Adam Bede By George Eliot Book IV: Chapter 32

"The fact is, Poyser," said the squire, ignoring Mrs. Poyser's theory of worldly prosperity, "there is too much dairy land, and too little plough land, on the Chase Farm to suit Thurle's purpose — indeed, he will only take the farm on condition of some change in it: his wife, it appears, is not a clever dairy-woman, like yours. Now, the plan I'm thinking of is to effect a little exchange. If you were to have the Hollow Pastures, you might increase your dairy, which must be so profitable under your wife's management; and I should request you, Mrs. Poyser, to supply my house with milk, cream, and butter at the market prices. On the other hand, Poyser, you might let Thurle have the Lower and Upper Ridges, which really, with our wet seasons, would be a good riddance for you. There is much less risk in dairy land than corn land."

Mr. Poyser was leaning forward, with his elbows on his knees, his head on one side, and his mouth screwed up — apparently absorbed in making the tips of his fingers meet so as to represent with perfect accuracy the ribs of a ship. He was much too acute a man not to see through the whole business, and to foresee perfectly what would be his wife's view of the subject; but he disliked giving unpleasant answers. Unless it was on a point of farming practice, he would rather give up than have a quarrel, any day; and, after all, it mattered more to his wife than to him. So, after a few moments' silence, he looked up at her and said mildly, "What dost say?"

Mrs. Poyser had had her eyes fixed on her husband with cold severity during his silence, but now she turned away her head with a toss, looked icily at the opposite roof of the cow-shed, and spearing her knitting together with the loose pin, held it firmly between her clasped hands.

"Say? Why, I say you may do as you like about giving up any o' your corn-land afore your lease is up, which it won't be for a year come next Michaelmas, but I'll not consent to take more dairy work into my hands, either for love or money; and there's nayther love nor money here, as I can see, on'y other folks's love o' theirselves, and the money as is to go into other folks's pockets. I know there's them as is born t' own the land, and them as is born to sweat on't" — here Mrs. Poyser paused to gasp a little — "and I know it's christened folks's duty to submit to their betters as fur as flesh and blood 'ull bear it; but I'll not make a martyr o' myself, and wear myself to skin and bone, and worret myself as if I was a churn wi' butter a-coming in't, for no landlord in England, not if he was King George himself."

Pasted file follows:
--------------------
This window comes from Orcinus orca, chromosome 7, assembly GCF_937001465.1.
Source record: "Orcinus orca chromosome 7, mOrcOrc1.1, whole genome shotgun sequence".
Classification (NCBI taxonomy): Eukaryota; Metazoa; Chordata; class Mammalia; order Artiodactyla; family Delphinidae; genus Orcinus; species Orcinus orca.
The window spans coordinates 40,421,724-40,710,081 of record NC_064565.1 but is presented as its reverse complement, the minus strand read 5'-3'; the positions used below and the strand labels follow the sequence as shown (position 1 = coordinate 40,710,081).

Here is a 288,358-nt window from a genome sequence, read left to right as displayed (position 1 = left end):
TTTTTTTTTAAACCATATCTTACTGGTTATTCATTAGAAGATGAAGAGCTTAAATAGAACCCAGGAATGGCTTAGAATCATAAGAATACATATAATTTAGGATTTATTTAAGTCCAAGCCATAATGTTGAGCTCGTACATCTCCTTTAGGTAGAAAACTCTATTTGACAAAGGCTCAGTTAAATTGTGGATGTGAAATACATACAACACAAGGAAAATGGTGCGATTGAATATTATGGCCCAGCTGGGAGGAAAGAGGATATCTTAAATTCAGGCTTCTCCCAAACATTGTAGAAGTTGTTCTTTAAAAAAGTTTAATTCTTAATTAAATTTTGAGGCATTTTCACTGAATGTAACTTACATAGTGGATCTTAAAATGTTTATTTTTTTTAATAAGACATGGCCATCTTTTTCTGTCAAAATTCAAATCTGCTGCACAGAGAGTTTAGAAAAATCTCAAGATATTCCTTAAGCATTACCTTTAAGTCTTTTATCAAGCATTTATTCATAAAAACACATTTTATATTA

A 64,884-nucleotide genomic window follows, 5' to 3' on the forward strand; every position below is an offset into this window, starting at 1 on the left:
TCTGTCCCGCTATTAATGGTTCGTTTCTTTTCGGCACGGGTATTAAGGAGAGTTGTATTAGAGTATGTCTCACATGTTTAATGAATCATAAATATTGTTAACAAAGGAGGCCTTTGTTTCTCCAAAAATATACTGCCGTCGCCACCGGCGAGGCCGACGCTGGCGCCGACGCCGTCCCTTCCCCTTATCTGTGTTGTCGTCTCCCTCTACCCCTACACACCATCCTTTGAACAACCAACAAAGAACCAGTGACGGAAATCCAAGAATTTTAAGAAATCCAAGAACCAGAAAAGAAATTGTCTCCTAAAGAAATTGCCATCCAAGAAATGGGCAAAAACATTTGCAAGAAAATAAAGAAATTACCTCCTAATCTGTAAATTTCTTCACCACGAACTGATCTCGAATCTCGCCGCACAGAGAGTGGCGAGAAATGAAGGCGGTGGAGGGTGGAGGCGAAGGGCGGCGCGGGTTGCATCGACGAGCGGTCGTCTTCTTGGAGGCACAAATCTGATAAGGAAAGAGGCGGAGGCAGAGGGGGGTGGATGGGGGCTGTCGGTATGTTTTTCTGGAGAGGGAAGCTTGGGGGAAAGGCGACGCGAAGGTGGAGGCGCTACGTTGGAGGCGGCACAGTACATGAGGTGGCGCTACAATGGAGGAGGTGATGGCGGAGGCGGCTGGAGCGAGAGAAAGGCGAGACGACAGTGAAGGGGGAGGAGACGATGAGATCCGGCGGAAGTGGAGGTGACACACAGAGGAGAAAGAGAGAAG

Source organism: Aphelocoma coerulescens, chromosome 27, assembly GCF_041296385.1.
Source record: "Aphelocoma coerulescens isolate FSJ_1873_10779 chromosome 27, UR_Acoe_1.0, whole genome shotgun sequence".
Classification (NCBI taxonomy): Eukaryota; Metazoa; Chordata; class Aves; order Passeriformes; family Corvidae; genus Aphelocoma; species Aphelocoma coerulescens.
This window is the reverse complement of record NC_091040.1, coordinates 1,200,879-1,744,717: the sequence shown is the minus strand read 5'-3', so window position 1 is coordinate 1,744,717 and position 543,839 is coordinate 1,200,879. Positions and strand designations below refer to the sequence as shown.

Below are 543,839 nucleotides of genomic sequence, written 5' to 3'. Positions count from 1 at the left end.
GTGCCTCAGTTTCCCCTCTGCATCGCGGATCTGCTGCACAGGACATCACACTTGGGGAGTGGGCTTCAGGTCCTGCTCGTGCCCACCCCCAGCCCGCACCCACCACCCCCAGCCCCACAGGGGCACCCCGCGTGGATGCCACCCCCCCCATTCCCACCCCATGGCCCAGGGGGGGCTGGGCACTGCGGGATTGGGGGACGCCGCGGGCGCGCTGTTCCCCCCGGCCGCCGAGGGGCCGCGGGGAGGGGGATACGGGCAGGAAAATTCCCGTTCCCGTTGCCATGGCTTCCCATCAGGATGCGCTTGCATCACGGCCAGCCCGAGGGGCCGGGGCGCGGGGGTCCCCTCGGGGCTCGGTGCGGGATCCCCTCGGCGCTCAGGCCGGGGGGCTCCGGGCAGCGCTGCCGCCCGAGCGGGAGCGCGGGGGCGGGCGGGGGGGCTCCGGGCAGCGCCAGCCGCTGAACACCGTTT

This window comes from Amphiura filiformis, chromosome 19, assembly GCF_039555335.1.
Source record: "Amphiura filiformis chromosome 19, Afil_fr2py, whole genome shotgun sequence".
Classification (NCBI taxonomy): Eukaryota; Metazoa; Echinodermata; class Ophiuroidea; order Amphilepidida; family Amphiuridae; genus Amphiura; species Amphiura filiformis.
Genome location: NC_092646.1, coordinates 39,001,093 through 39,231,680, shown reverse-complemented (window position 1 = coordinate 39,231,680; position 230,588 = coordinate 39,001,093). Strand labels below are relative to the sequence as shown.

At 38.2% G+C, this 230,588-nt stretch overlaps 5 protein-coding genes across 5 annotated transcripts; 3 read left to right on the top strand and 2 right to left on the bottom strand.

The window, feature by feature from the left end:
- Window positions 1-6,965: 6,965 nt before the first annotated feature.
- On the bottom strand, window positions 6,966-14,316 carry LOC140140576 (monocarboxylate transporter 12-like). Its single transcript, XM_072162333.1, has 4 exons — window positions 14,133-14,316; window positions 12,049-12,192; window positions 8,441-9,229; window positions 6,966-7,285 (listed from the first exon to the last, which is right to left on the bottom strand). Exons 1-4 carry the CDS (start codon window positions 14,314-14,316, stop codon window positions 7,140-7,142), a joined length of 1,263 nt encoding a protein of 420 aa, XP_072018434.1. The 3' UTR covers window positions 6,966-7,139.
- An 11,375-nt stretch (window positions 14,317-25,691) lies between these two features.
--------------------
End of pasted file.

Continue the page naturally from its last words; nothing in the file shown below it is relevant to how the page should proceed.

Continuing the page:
"No, no, my dear Mrs. Poyser, certainly not," said the squire, still confident in his own powers of persuasion, "you must not overwork yourself; but don't you think your work will rather be lessened than increased in this way? There is so much milk required at the Abbey that you will have little increase of cheese and butter making from the addition to your dairy; and I believe selling the milk is the most profitable way of disposing of dairy produce, is it not?"

"Aye, that's true," said Mr. Poyser, unable to repress an opinion on a question of farming profits, and forgetting that it was not in this case a purely abstract question.